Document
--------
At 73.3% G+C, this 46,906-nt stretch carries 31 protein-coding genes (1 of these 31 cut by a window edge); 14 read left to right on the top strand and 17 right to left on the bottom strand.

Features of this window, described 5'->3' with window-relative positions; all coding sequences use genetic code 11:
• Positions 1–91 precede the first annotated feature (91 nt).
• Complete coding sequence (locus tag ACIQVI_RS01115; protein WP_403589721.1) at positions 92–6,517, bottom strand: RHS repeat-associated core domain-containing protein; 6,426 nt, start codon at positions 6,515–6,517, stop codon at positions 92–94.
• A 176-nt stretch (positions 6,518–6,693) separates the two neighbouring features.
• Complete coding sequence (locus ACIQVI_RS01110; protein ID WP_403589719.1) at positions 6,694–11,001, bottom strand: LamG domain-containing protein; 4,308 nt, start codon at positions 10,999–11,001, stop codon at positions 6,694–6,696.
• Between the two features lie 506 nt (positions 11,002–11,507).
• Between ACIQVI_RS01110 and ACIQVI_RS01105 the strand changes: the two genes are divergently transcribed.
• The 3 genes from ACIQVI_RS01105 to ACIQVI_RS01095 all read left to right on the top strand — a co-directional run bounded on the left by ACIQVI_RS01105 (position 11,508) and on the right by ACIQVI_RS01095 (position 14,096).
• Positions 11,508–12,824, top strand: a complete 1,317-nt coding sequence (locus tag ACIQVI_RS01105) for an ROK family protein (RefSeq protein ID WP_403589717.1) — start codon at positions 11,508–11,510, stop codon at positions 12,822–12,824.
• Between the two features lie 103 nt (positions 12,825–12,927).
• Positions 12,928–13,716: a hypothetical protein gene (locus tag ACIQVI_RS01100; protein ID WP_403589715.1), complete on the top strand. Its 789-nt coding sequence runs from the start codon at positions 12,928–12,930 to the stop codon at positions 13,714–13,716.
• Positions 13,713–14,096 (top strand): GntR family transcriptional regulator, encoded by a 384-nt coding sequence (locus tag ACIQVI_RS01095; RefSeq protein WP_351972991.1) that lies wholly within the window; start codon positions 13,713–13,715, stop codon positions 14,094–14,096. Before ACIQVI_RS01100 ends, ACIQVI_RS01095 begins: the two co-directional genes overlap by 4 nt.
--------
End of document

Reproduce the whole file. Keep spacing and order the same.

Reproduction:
At 73.3% G+C, this 46,906-nt stretch carries 31 protein-coding genes (1 of these 31 cut by a window edge); 14 read left to right on the top strand and 17 right to left on the bottom strand.

Features of this window, described 5'->3' with window-relative positions; all coding sequences use genetic code 11:
• Positions 1–91 precede the first annotated feature (91 nt).
• Complete coding sequence (locus tag ACIQVI_RS01115; protein WP_403589721.1) at positions 92–6,517, bottom strand: RHS repeat-associated core domain-containing protein; 6,426 nt, start codon at positions 6,515–6,517, stop codon at positions 92–94.
• A 176-nt stretch (positions 6,518–6,693) separates the two neighbouring features.
• Complete coding sequence (locus ACIQVI_RS01110; protein ID WP_403589719.1) at positions 6,694–11,001, bottom strand: LamG domain-containing protein; 4,308 nt, start codon at positions 10,999–11,001, stop codon at positions 6,694–6,696.
• Between the two features lie 506 nt (positions 11,002–11,507).
• Between ACIQVI_RS01110 and ACIQVI_RS01105 the strand changes: the two genes are divergently transcribed.
• The 3 genes from ACIQVI_RS01105 to ACIQVI_RS01095 all read left to right on the top strand — a co-directional run bounded on the left by ACIQVI_RS01105 (position 11,508) and on the right by ACIQVI_RS01095 (position 14,096).
• Positions 11,508–12,824, top strand: a complete 1,317-nt coding sequence (locus tag ACIQVI_RS01105) for an ROK family protein (RefSeq protein ID WP_403589717.1) — start codon at positions 11,508–11,510, stop codon at positions 12,822–12,824.
• Between the two features lie 103 nt (positions 12,825–12,927).
• Positions 12,928–13,716: a hypothetical protein gene (locus tag ACIQVI_RS01100; protein ID WP_403589715.1), complete on the top strand. Its 789-nt coding sequence runs from the start codon at positions 12,928–12,930 to the stop codon at positions 13,714–13,716.
• Positions 13,713–14,096 (top strand): GntR family transcriptional regulator, encoded by a 384-nt coding sequence (locus tag ACIQVI_RS01095; RefSeq protein WP_351972991.1) that lies wholly within the window; start codon positions 13,713–13,715, stop codon positions 14,094–14,096. Before ACIQVI_RS01100 ends, ACIQVI_RS01095 begins: the two co-directional genes overlap by 4 nt.